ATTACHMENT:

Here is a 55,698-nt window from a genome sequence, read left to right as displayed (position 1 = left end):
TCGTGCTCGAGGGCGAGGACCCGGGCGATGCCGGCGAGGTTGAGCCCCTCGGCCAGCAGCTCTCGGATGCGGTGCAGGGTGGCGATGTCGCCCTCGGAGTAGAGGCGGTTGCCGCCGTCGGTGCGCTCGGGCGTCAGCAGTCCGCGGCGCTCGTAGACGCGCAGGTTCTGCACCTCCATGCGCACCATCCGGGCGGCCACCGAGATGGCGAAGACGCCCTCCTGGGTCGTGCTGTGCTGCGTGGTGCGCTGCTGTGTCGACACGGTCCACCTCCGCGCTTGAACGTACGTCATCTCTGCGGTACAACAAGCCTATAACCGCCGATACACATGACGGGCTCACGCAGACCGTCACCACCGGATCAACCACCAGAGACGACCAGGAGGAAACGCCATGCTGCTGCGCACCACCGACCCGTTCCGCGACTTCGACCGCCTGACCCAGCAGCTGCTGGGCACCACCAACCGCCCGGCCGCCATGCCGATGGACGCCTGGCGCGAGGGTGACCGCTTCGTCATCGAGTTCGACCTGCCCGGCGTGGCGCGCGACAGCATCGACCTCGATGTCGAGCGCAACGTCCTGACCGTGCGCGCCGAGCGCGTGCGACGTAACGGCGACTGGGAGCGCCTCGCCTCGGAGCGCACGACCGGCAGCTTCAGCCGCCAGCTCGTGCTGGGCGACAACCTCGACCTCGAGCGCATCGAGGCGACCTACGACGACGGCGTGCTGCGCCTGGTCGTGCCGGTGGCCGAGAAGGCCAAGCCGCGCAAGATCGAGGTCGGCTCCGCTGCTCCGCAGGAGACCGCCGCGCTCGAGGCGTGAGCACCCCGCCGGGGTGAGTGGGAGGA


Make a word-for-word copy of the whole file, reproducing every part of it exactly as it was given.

Here is a 55,698-nt window from a genome sequence, read left to right as displayed (position 1 = left end):
TCGTGCTCGAGGGCGAGGACCCGGGCGATGCCGGCGAGGTTGAGCCCCTCGGCCAGCAGCTCTCGGATGCGGTGCAGGGTGGCGATGTCGCCCTCGGAGTAGAGGCGGTTGCCGCCGTCGGTGCGCTCGGGCGTCAGCAGTCCGCGGCGCTCGTAGACGCGCAGGTTCTGCACCTCCATGCGCACCATCCGGGCGGCCACCGAGATGGCGAAGACGCCCTCCTGGGTCGTGCTGTGCTGCGTGGTGCGCTGCTGTGTCGACACGGTCCACCTCCGCGCTTGAACGTACGTCATCTCTGCGGTACAACAAGCCTATAACCGCCGATACACATGACGGGCTCACGCAGACCGTCACCACCGGATCAACCACCAGAGACGACCAGGAGGAAACGCCATGCTGCTGCGCACCACCGACCCGTTCCGCGACTTCGACCGCCTGACCCAGCAGCTGCTGGGCACCACCAACCGCCCGGCCGCCATGCCGATGGACGCCTGGCGCGAGGGTGACCGCTTCGTCATCGAGTTCGACCTGCCCGGCGTGGCGCGCGACAGCATCGACCTCGATGTCGAGCGCAACGTCCTGACCGTGCGCGCCGAGCGCGTGCGACGTAACGGCGACTGGGAGCGCCTCGCCTCGGAGCGCACGACCGGCAGCTTCAGCCGCCAGCTCGTGCTGGGCGACAACCTCGACCTCGAGCGCATCGAGGCGACCTACGACGACGGCGTGCTGCGCCTGGTCGTGCCGGTGGCCGAGAAGGCCAAGCCGCGCAAGATCGAGGTCGGCTCCGCTGCTCCGCAGGAGACCGCCGCGCTCGAGGCGTGAGCACCCCGCCGGGGTGAGTGGGAGGA